No mention of Kislings?

Do you guys prefer the wing part or the drumstick part?

Ok, this is 100% unadulterated spam (spam at 8:20ish) so I wouldn't be surprised if this comment gets the hook, but I would put our wings at The Diamondback Tavern up against anybody's in the Baltimore area. As a foodie and wing lover (wingie?) myself, the first recipe on our menu we tackled was the wings.

We decided on a slow roasting (almost confit, and it gets rid of that skin flab), then frying (Buffalo) or grilling (Thai Chili or Old Bay) to order. All 3 sauces are made in-house. If anybody who reads this wants to make the trek down to Ellicott City, I'll happily buy them an order of wings so they can form their own opinion. Just mention this offer and my name to your server and the wings will be gratis.

Again EL, if this comment is over the line I apologize and feel free to to get rid of it. I'm just so darned proud of our wings.

I was OK with it until you mentioned the skin flab. EL

I have to agree with the folks who mention crispy skin...that's VITAL to the success of the wing. In fact, I'd put it at position 4 on your list (it's hard to quibble with meatiness, flavor, and heat level...though based on the earlier thread about spiciness [ http://weblogs.baltimoresun.com/entertainment/dining/reviews/blog/2010/01/is_american_food_getting_spici.html ], that's open for interpretation.

IMHO, though having to sit through a Miley Cyrus concert might be worse, biting into one of those heinous non-breaded/non-fried wings drenched in slimy sauce is just about the yuckiest thing around. For some reason pizza chains that sell wings tend to cook them this way. I guess putting in a fryer would require too much training for the transient staff.

Wings should be crispy, saucy, meaty, and spicy.Not TOO spicy: I remember ordering (in my younger days) the "nuclear" wings at Dead Freddies on Harford Road and feeling like someone had stuck at lump of molten lead in my mouth. I'll spare you the details of the next morning.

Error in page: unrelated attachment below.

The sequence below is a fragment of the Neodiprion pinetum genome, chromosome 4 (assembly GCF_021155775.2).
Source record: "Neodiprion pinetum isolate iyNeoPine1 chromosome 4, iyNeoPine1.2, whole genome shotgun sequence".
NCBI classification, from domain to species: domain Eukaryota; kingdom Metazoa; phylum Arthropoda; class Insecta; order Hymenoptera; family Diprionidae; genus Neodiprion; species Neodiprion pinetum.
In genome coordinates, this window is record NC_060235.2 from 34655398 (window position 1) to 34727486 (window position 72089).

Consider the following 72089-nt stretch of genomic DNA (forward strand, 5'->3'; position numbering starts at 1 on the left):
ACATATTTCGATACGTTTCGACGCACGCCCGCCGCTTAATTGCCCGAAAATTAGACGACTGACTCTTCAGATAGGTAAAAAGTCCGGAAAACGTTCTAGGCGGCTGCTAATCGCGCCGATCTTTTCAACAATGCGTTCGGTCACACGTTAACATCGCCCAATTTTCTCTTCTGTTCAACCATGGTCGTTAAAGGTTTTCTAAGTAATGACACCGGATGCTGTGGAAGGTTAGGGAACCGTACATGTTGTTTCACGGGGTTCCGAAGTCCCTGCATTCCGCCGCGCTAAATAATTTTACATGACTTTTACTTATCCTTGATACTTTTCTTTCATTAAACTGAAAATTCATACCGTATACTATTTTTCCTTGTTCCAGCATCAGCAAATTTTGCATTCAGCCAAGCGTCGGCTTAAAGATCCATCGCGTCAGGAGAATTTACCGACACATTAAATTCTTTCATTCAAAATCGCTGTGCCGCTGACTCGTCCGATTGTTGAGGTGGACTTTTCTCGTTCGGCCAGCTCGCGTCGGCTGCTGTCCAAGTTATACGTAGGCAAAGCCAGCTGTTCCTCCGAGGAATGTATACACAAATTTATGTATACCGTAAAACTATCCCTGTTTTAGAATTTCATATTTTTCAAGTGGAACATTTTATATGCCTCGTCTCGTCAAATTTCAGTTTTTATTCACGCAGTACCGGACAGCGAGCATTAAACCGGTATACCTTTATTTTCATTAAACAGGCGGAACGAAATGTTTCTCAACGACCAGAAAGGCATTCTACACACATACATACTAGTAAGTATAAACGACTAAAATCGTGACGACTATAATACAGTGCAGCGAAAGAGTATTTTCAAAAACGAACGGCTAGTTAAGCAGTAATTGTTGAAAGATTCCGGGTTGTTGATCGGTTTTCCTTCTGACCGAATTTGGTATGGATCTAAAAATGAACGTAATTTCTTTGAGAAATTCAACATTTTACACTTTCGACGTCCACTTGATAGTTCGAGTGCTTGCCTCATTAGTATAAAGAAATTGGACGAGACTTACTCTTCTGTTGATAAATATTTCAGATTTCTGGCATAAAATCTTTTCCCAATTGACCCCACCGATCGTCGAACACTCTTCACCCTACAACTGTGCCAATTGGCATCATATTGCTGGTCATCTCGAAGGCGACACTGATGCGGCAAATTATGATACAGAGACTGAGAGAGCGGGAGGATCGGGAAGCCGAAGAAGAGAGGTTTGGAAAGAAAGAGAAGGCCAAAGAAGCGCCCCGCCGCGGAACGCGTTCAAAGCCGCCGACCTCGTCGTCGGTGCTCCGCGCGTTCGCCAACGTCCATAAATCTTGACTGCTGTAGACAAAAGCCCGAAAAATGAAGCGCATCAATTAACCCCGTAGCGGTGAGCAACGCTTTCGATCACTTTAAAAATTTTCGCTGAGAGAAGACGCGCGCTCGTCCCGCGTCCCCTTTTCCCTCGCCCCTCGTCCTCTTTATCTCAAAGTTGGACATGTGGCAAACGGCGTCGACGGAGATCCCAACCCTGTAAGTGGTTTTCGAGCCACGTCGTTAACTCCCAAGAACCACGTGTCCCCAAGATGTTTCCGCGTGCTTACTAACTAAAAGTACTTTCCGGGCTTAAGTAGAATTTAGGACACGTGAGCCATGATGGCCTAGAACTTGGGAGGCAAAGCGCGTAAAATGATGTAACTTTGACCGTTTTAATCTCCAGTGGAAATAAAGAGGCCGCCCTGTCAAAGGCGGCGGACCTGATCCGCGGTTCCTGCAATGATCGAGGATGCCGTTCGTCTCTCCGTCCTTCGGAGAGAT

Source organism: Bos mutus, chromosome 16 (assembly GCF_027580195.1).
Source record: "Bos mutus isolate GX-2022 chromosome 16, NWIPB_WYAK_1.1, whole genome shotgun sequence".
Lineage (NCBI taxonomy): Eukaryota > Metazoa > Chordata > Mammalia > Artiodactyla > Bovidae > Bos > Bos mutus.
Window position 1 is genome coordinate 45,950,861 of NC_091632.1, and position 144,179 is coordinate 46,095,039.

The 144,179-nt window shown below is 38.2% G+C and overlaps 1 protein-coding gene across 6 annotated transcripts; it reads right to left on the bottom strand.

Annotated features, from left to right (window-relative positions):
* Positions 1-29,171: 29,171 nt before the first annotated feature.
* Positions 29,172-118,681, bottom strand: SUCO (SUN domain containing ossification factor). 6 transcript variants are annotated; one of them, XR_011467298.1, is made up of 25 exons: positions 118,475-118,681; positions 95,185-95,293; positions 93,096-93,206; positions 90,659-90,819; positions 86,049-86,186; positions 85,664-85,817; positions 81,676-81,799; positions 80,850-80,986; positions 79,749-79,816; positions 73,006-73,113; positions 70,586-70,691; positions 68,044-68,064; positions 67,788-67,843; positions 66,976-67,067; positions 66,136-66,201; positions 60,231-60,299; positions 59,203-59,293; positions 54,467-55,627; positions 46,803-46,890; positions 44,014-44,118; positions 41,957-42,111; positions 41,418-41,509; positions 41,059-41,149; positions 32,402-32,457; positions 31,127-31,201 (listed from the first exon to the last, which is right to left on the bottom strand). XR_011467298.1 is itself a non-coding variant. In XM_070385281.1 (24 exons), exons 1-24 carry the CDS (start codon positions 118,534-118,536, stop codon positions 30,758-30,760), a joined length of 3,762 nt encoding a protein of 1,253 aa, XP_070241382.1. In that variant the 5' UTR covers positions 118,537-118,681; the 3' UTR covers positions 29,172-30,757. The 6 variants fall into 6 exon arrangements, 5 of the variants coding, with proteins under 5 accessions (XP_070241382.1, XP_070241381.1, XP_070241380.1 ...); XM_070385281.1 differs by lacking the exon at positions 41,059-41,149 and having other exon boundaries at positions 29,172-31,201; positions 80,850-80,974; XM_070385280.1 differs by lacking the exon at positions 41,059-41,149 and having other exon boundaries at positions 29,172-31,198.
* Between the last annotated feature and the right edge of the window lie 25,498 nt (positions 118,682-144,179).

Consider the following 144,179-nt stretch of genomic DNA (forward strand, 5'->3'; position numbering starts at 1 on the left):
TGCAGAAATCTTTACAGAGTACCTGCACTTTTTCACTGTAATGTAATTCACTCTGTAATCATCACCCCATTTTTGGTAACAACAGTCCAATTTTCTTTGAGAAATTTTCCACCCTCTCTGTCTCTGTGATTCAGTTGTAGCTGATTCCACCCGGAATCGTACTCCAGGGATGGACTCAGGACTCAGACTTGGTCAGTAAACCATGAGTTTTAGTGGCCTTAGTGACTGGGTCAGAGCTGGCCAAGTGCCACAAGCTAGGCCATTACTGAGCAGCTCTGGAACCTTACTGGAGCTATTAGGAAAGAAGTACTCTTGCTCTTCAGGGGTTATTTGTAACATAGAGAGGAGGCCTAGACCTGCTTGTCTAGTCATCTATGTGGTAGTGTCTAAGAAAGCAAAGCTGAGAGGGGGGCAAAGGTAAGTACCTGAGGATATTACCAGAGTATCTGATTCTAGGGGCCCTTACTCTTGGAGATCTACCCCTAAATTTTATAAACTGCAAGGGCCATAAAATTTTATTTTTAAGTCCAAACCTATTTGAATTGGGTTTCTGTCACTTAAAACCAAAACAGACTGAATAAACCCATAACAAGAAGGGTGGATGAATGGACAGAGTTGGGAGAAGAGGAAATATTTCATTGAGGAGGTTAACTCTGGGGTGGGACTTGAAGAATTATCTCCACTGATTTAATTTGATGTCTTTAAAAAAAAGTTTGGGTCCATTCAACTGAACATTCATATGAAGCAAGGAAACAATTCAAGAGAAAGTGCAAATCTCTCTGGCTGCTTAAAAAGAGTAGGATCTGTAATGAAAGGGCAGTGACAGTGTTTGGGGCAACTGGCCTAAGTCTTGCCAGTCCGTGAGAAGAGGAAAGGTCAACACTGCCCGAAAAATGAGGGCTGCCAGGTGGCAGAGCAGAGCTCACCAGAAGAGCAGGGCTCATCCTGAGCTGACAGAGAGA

Good wings are like good Thai food, deftly balancing flavors, textures, and mouthfeels that in a separate context wouldn't seem to go together. None of the three should necessarily dominate. Good wings are a nearly Zen-like experience.

Definitely not too big; somehow they are gross! Atmosphere also a plus of course. Excellence? I would say like anything else particualarly like a burger...rare. I eat wings all the time (I'm ashamed to say) and I can pretty well assure you that they are way more often average than excellent.

Price is imporatnt too. Many of the free wings I've had at happy hour were as good as any or even the best I've ever had. Wings are actually expensive. An order of ten for $9? That's expensive.

Corye - I'm more of a wing part fan - me no likey the cartilage.

comment of the week to LB. no sleep till wing fest after reading that post. mmmmmmmmm

Sure wish I had read LB's post before I went to
Diamondback for lunch today. I do have to say the Oyster Po Boy was excellent as were the onion rings. Plus the Imperial Porter on tap is an excellent beer. Should have tried this place years ago. Food quality beats the Ellicott City Brewery hands down. Hope the bartender survived the unexpected group that arrived as we were leaving. The service he gave us was very good.

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About this blog
Richard Gorelick was appointed The Baltimore Sun's restaurant critic in September 2010. Before joining the paper staff fulltime, he contributed freelance criticism and features articles about food to area and regional publications. Along the way, he dispatched for short-distance trucking companies, shilled for cultural non-profits, and assisted in cognitive neurology research – never the subject, always the control.

He takes restaurants seriously but not himself, and his favorite restaurant is the one you love, too.